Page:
Back to Chapter 35: Eye of the Storm
Chapter 36: Make Like A Tree
Kimi concealed her presence, as usual, and listened to Sesshomaru’s advisors in the next room. Kento was adding notes to short list he had been working on, doing his best to ignore Hisao’s impatient tapping. Her invitations to the Full Moon Council had gone out only a few days ago, but responses were already coming to the palace. The scrolls from youkai were affirmative and as swiftly delivered as possible. They were writing to their superior, and were aware that Kimi had sent the invitations on behalf of the Saidai Mao; Sesshomaru’s position, power, and personality demanded prompt reply. However, the demons were obviously more concerned with Kimi’s reaction to their messages than Sesshomaru’s – which she found absolutely delightful. The Full Moon Council would be a war council, certainly, but it was also traditionally a time for socializing, vengeance, and jockeying for position among the daiyoukai. And there was none better at such tasks than Mikadzuki Iwakura Kimi.
If it had been Sesshomaru sending out the invitations, most youkai would have simply sent a messenger with their affirmation and expected date of arrival. Where the Lord would prefer concise obedience, Kimi purposefully inspired youkai to try to sway her opinion in their favor – before the politics of the Court had truly begun. It allowed her the opportunity to know where each of her potential enemies and allies stood. Their need for her approval and assistance gave her power. Artful calligraphy on fine papers was accompanied by small, but valuable, gifts for the hostess. Kento’s desk was littered with tokens of admiration, respect, and – although the givers would be wise to never admit it – a healthy amount of fear for the dowager Western Lady.
Kento sighed, the small sound easily discerned by her keen ears even over distance. His attempts to ignore the captain were fruitless. Kimi gathered her mokomoko and left her tea, deeming that she had let the disrespectful dog pace long enough.
Hisao let out an annoyed grunt, “Why do I have to be here for this?”
Perfectly timed, Kimi opened the shogi screens, “Because This One has summoned you,” she answered evenly. Hisao immediately stopped fidgeting and bowed his head as she entered. Although he was quite skilled at hiding his scent, his emotions were clear to Kimi – shame, regret, and a tightly controlled anger wrapped in the metallic taste of vengeance. Ah, she thought, allowing herself a small smile, so the pup has learned his lesson and is ready to focus on important things. Good. She was aware that his reformed behavior could not be entirely credited to her recent displays of power and competence. The return of the miko from the North and Sesshomaru’s accounting of her escape had settled many things in the Western Palace.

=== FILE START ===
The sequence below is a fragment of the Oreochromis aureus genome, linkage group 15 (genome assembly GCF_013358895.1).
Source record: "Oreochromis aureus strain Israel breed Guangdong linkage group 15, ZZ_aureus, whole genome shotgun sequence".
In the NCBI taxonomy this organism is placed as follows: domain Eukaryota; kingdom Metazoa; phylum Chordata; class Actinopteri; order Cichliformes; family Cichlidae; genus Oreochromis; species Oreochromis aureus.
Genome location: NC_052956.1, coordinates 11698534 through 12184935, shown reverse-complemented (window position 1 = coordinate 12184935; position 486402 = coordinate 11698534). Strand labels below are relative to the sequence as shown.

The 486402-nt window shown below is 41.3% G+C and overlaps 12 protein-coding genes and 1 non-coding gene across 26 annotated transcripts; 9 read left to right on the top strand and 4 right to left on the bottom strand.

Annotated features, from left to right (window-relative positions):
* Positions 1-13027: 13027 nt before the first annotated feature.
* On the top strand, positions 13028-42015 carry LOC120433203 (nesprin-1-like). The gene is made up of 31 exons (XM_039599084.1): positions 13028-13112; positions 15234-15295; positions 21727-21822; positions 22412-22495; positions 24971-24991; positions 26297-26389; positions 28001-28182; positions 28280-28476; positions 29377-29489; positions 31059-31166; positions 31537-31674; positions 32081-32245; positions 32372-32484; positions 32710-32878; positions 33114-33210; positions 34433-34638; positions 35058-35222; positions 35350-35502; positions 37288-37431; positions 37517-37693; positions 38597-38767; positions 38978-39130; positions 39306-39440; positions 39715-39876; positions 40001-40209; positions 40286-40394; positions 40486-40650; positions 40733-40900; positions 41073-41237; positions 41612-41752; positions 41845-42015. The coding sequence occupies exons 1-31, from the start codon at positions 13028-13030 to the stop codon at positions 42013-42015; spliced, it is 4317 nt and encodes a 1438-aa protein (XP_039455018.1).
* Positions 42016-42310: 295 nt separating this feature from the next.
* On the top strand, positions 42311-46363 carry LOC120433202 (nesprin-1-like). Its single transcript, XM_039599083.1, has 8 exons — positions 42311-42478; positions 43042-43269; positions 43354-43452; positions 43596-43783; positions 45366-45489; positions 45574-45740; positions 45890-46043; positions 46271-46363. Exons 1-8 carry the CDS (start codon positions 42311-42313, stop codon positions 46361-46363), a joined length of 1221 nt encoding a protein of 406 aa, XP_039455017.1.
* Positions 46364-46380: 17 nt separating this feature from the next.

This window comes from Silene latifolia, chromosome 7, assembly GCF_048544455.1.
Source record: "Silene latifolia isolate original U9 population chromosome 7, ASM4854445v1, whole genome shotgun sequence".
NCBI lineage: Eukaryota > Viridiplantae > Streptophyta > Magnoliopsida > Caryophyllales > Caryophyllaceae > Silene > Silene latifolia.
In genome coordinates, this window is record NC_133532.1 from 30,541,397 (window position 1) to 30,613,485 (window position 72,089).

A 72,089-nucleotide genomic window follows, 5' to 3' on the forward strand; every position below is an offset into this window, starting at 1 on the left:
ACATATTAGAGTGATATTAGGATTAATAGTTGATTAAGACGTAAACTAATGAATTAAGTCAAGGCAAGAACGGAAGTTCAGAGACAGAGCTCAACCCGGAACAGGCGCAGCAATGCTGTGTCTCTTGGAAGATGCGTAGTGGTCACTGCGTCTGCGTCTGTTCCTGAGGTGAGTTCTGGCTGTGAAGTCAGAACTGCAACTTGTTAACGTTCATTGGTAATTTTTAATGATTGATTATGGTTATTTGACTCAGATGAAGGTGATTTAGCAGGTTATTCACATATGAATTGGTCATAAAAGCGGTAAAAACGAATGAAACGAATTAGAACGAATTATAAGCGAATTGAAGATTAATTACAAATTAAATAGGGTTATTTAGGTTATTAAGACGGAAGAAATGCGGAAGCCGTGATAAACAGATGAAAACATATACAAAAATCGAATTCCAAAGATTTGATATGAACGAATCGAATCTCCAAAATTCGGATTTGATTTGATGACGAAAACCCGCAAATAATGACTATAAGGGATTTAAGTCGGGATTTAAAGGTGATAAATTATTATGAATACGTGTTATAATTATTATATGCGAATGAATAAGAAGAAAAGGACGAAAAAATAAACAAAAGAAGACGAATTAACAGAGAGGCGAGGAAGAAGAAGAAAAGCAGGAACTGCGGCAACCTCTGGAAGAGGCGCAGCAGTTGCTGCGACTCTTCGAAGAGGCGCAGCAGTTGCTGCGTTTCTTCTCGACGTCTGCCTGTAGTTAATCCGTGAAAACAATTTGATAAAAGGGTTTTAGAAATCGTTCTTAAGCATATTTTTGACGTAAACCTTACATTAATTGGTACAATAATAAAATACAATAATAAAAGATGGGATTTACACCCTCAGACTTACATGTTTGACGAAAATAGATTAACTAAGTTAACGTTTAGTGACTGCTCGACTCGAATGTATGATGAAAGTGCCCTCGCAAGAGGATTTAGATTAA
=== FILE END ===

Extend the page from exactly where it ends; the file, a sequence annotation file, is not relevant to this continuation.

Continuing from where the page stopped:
“My Lady,” Hisao greeted her. Kento’s bow followed quickly. Kimi scanned over the objects on his desk. They would have to be assessed and catalogued before they could be placed in storage with all of the other trinkets that were received by the Tashio House, and Kimi would personally consider the value and meaning behind every little gift – to better understand the motivations underlying them. There would be time for such things later, she first needed to deal with the issues at hand.
“This One will hear the list of attendees now,” she stated, arranging her kimono and seating herself next to Sesshomaru’s desk. Her sound barrier went up with a whisper of will. Kento began, but the list of confirmed youkai to attend was short. Lord Hirimoto would bring his children, leaving his sister to rule the South during the Council. The otters would send a representative, and the eagles as well. The trees had not yet responded, but to be ponderous was their nature and Kimi would not have been surprised if their answer arrived weeks after the Council was concluded. The leader of the wolf clans sent his regrets, he could not attend due to his age, but would send his granddaughter Ayame in his stead. The last water daiyoukai would come, but that was it. Four daiyoukai. Six counting Hirimoto’s cubs. Seven if a tree managed to get to the palace on time. A few lesser youkai that were of strategic importance would also attend, but the number was still staggeringly small. They would need the humans to bolster their ranks.